Opened – Week 13

Really enjoyed Wiley’s close:

… embrace the trib culture sooner than later. Higher education doesn’t have to remain stuck in its traditional R/O ways … I would beg those early pioneer to open their eyes to what was happening all around them (on YouTube, on Flickr, on Wikipedia, and the other pioneers of the trib’ing movement) and to evolve with the times rather than be left behind by them.

Just at the end of the first blogging experiment in the computer literacy course I told you in a previous post. Basically, students were told:

If you create a blog and play with it, as I’ll tell you during the course, by using Web 2.o tools, then you will build up your grade without doing the final test, or doing just a small part of it. If you need some basics, just browse the courseware available for you in the platform and use it as you need it. I’m here for questions but, please, post them always to the whole community.

At the end, when asked what they thought about this course, they were enthusiastic. Almost 70 comments have been written so far. A swedish student was allowed to write in english. The main message of her post I’m picking up here, is shared by the totality of the other ones:

Caro Prof,
How much more you learn and how much easier it is to learn through doing and not just trying to repeat endless definitions without the chance to reflect or think about their meaning. This course has not only allowed me to do, to think and to reflect but it has also allowed me to choose when to do it. Something that in many other courses is impossible and which make learning even more difficult especially when you try to combine studies with work. This course has really offered an unique way of learning. If a similar method could be applied to other courses it would be great. I am convinced that if not a whole course, certain parts of several of our courses could benefit. In some cases maybe not limiting the approach to the use of computers but by following your example introducing more student-based learning and active participation …

This girl was already quite familiar with computer technology. The leitmotiv of many with bad or no computer experience was of the kind

… previously, I hated the computer and I did not know what to do with it, now, when I’m back home I run to see if others have written something or a comment to may last post; now I understand how computers and Internet could by useful in my life and my future job.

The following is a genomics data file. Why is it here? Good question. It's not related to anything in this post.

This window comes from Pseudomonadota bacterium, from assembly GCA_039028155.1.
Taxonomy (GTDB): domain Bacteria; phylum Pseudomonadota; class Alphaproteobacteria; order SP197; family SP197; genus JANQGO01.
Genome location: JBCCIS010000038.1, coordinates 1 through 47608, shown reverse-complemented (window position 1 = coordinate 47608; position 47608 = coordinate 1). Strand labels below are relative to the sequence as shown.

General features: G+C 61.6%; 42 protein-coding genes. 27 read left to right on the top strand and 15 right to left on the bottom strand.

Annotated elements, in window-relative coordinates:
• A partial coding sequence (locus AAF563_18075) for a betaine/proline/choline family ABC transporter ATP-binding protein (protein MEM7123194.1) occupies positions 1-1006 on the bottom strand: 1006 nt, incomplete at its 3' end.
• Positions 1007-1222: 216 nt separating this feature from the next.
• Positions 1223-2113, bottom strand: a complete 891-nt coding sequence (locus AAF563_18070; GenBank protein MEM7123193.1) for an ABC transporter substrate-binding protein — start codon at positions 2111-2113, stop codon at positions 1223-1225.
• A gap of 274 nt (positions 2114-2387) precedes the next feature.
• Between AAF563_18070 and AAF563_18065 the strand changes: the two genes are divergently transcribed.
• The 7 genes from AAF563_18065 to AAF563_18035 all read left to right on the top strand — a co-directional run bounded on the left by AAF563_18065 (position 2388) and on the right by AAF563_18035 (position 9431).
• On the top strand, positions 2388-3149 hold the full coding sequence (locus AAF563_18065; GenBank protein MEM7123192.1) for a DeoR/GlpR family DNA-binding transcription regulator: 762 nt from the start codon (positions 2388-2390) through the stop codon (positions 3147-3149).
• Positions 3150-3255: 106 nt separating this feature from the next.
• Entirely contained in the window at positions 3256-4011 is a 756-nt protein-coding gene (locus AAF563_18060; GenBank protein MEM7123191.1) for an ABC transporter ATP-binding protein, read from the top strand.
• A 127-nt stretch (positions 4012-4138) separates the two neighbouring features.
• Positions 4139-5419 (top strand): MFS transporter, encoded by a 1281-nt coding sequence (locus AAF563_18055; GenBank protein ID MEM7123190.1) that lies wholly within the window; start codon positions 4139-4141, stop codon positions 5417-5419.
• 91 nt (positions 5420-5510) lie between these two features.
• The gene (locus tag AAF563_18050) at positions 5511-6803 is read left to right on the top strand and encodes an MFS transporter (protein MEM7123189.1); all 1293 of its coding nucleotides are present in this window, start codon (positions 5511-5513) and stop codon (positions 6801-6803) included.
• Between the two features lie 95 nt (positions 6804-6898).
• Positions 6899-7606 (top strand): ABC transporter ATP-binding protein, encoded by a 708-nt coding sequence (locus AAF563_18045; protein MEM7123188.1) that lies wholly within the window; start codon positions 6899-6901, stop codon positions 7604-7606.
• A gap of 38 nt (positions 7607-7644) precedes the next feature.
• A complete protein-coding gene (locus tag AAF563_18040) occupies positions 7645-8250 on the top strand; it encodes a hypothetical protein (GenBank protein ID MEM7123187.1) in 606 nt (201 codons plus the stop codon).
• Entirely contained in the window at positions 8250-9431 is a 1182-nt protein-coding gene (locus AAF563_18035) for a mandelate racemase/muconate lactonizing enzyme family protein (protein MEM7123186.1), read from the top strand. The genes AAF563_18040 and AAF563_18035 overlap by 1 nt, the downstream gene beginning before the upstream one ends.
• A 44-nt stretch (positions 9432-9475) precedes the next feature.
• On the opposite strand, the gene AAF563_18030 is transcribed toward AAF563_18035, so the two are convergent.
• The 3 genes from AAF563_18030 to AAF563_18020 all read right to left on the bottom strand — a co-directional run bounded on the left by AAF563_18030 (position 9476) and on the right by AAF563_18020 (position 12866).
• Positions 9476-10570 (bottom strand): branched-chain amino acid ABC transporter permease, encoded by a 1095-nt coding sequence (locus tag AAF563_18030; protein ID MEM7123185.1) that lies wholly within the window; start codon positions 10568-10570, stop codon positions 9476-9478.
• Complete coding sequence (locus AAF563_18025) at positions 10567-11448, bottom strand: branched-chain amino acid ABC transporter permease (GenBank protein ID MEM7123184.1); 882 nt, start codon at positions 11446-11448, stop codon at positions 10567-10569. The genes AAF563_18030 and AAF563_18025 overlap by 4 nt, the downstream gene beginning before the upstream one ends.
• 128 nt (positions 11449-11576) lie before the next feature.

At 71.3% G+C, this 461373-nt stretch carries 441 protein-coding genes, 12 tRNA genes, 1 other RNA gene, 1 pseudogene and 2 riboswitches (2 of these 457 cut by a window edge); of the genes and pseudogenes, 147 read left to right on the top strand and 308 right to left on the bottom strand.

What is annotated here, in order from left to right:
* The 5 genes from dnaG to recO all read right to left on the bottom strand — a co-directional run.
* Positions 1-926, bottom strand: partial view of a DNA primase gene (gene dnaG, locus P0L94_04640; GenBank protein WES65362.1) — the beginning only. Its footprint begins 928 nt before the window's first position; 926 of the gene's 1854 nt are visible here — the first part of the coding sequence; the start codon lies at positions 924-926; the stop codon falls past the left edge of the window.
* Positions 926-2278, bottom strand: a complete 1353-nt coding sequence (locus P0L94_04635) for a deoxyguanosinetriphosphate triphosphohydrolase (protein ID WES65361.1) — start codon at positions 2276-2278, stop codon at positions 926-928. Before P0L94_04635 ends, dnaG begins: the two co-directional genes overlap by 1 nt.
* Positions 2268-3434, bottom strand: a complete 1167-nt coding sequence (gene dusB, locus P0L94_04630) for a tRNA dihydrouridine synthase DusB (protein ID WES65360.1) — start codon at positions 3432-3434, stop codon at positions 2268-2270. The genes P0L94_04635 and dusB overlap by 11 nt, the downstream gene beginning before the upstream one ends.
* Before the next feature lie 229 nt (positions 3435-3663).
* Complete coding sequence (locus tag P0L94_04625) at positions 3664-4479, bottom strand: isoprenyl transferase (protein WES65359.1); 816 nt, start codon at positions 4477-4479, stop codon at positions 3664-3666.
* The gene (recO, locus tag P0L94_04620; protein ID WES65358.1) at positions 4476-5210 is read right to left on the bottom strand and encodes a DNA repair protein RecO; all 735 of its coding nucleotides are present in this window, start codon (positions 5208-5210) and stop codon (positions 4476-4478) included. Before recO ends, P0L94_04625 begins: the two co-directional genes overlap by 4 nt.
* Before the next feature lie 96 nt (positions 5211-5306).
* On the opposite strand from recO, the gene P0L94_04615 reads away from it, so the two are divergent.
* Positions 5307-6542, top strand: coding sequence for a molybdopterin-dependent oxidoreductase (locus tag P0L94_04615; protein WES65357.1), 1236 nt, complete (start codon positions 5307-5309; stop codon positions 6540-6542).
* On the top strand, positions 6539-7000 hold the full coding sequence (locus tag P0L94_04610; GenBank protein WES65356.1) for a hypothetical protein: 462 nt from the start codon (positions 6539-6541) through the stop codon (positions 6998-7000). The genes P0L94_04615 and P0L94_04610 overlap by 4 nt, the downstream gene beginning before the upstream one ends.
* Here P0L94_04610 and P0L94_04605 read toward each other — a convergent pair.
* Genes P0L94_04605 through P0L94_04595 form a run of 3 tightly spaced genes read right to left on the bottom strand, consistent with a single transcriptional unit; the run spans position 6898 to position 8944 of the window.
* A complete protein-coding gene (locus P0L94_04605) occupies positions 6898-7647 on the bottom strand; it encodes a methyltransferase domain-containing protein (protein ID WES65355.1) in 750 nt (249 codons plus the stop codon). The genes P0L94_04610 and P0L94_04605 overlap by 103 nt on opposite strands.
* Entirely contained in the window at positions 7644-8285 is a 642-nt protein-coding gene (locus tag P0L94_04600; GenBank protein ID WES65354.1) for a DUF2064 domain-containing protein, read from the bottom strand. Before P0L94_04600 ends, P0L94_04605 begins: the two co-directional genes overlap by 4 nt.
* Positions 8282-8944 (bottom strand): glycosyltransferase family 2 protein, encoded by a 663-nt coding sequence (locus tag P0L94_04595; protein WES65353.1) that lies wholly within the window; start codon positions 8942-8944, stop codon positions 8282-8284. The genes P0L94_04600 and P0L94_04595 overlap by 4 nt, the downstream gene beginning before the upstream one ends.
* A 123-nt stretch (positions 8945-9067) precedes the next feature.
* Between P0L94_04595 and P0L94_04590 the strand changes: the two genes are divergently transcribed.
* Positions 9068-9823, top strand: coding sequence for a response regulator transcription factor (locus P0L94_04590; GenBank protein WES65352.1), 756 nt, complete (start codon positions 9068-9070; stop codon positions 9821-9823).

And they have been introduced to very few things: open a blog, use it, manage RSS feeds, con(trib)ute things in a wiki page, manage social bookmarks. Nonetheless, they are all confident to be able to face new issues, just feeling familiar with this new device.

So, dear friends, going back to the last sentences that Wiley put in 2012, I would say that

students are ready to trib now whereas schools are light-years behind

5 pensieri riguardo “Opened – Week 13”

  1. “students are ready to trib now whereas schools are light-years behind …”

    I hear ya on that one loooud and clear! It may be a bit conspiracy theory of me to think it but a lot of times I think educators are genuinely affraid of the internet and open materials / technologies that allow this to happen. Until the dawn of the internet and Web 2.0 user sharing, educators were the gate keepers of information in the educational process. They had done the research or read the books or worked with and interviewed the person who first learned the information. So it was passed onto them, so it shall now be passed onto you students: WRONG! The internet and intelligent blogging have flooded the market place with information, thoughts and opinions.

    there’s now a million 2nd opinions about anything floating out there on the internet and the lecturer has been dethroned from their former position of power. I only hope that the next generation of teachers (gen y) will be able to teach the gen n+1 and beyond information while using a technological format that speaks directly to them and their culture!

  2. Great job, a positive experience that I will try to adapt to my secondary high-school situation. The use of ICT as an incentive to my students on a test can be a very good idea. I’ll exploit it, thank you for telling us it. 🙂

  3. Andreas, your course was an example of “open” course, in the sense that you shared every step of your work, by publishing in your blog, instead of keeping all closed in an LMS. It is a valuable and important point, since I find that “openness” is very rare in the current academic community… So, above the enthusiastic results (I read your students’ comment…), I want to compliment you for having done it, this way.

  4. dear Andreas,
    I really want to compliment about your experience with your students. I read most of your (italian) posts and I saw a very refined strategy. In particular you have facilitated your students to address to ICT and Web tools with incentives on their examinations. So I can appreciate that their motivation starts from a concrete benefit wich has allowed to take them to satisfactory goals.
    I’m just learning too much from your work.
    Thank you.

  5. Sounds like your students like the Web 2.0 experience in your class. I teach a computer literacy class, too, and I’ve been wanting to add something like that to my class. I’m planning on hopefully trying some of those same things.


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